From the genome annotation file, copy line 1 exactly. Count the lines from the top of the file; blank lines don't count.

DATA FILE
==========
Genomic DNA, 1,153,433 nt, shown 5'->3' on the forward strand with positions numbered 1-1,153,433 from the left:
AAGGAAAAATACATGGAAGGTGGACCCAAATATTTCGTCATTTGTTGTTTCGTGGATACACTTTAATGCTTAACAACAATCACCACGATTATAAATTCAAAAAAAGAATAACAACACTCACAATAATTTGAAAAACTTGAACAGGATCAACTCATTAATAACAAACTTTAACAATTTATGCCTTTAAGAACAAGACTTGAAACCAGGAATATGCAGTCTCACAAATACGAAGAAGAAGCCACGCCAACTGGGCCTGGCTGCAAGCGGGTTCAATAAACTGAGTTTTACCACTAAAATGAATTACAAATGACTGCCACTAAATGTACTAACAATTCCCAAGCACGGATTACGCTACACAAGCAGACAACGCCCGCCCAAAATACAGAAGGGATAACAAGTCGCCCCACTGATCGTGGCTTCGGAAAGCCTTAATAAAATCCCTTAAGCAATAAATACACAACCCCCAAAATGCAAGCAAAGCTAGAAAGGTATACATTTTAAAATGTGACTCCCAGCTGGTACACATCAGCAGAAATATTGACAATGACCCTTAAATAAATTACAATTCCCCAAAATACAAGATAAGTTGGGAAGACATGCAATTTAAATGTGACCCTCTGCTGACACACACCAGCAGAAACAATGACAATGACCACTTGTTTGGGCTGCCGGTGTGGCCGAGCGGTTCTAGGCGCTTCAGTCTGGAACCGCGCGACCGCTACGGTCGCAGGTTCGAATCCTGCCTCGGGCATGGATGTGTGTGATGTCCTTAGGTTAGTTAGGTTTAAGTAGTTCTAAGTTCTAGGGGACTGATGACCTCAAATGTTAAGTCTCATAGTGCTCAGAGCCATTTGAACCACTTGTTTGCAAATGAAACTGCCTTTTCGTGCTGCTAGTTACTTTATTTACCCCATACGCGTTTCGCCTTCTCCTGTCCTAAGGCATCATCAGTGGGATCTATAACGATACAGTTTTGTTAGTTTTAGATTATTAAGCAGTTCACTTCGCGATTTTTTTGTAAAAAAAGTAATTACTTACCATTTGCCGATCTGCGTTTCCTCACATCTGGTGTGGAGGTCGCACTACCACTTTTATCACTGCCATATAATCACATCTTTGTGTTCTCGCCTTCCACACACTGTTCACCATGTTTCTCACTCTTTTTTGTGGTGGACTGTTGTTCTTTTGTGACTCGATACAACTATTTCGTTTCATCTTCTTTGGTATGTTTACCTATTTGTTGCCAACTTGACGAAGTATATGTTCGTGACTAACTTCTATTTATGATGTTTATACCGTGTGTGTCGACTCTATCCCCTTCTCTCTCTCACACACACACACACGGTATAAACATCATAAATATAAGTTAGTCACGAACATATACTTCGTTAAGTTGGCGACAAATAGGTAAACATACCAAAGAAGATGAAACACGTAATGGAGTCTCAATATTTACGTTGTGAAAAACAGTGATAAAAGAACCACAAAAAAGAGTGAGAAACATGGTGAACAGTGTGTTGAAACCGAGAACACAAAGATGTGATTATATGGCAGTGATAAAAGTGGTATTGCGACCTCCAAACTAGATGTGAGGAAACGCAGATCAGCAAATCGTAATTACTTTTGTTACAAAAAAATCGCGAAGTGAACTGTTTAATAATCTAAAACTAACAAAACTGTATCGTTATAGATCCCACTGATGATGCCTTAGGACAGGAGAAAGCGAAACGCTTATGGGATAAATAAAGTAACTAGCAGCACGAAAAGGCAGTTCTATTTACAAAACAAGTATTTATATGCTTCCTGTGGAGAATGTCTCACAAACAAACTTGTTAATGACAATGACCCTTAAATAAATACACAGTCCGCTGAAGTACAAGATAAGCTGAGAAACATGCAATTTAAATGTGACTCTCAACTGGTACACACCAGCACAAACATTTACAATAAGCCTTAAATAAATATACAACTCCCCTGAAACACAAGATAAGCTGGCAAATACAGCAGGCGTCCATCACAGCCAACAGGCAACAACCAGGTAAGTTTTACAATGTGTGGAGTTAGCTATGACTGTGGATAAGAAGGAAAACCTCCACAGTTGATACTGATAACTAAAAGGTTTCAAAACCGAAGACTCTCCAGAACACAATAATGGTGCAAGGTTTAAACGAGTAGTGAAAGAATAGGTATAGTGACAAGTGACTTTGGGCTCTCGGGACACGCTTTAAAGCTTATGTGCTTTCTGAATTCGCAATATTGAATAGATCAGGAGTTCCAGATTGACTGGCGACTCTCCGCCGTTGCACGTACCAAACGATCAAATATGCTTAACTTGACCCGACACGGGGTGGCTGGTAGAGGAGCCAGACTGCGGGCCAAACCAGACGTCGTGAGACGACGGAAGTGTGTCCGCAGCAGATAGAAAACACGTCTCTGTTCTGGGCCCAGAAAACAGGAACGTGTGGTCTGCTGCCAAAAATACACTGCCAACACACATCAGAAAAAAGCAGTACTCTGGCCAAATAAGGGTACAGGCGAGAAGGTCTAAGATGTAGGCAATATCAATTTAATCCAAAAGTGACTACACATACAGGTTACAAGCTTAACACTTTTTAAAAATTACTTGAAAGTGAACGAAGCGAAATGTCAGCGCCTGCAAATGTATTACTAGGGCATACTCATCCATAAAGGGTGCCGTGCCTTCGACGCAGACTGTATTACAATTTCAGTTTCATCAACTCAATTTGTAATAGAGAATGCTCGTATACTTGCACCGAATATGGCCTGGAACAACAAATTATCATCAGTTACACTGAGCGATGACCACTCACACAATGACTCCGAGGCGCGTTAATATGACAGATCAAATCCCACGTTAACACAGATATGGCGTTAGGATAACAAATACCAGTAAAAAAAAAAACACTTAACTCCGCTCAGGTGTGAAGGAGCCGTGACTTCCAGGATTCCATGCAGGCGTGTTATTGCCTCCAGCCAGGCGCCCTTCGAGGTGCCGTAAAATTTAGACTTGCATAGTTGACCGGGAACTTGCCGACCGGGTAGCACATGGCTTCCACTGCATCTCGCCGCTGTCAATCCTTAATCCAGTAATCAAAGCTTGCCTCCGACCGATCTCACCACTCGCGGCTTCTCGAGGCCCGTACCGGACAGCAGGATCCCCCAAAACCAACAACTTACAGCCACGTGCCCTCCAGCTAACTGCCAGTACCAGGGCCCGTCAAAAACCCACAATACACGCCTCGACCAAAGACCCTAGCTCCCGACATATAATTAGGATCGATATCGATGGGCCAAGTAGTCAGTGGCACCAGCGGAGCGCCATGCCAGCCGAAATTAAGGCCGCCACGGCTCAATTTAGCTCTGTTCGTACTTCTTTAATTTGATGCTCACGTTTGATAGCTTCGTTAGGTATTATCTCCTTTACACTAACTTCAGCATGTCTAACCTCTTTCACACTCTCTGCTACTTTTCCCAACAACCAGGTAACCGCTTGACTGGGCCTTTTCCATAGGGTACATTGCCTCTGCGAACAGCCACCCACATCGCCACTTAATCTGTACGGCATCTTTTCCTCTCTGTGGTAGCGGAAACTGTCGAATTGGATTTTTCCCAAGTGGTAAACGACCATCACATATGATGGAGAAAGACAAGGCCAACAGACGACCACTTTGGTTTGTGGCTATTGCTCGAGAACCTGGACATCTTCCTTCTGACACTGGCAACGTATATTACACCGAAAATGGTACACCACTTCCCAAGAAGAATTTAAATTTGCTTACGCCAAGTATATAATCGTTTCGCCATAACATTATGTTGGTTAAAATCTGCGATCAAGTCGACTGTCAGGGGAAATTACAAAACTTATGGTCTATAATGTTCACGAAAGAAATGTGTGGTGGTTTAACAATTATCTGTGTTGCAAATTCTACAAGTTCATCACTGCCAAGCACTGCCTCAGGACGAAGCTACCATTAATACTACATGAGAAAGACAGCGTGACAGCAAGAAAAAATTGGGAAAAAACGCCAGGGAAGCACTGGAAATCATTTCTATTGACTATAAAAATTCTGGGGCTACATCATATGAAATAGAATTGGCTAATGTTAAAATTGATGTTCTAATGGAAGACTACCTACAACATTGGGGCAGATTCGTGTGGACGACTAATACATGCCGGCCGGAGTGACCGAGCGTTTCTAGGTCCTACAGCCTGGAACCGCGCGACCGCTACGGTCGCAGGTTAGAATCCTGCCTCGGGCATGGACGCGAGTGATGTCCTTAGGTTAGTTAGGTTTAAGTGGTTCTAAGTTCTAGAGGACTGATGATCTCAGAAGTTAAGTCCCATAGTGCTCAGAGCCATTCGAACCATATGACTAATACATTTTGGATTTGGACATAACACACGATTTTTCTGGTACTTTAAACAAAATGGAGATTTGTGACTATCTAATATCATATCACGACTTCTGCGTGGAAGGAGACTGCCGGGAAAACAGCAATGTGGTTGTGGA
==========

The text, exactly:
Genomic DNA, 1,153,433 nt, shown 5'->3' on the forward strand with positions numbered 1-1,153,433 from the left: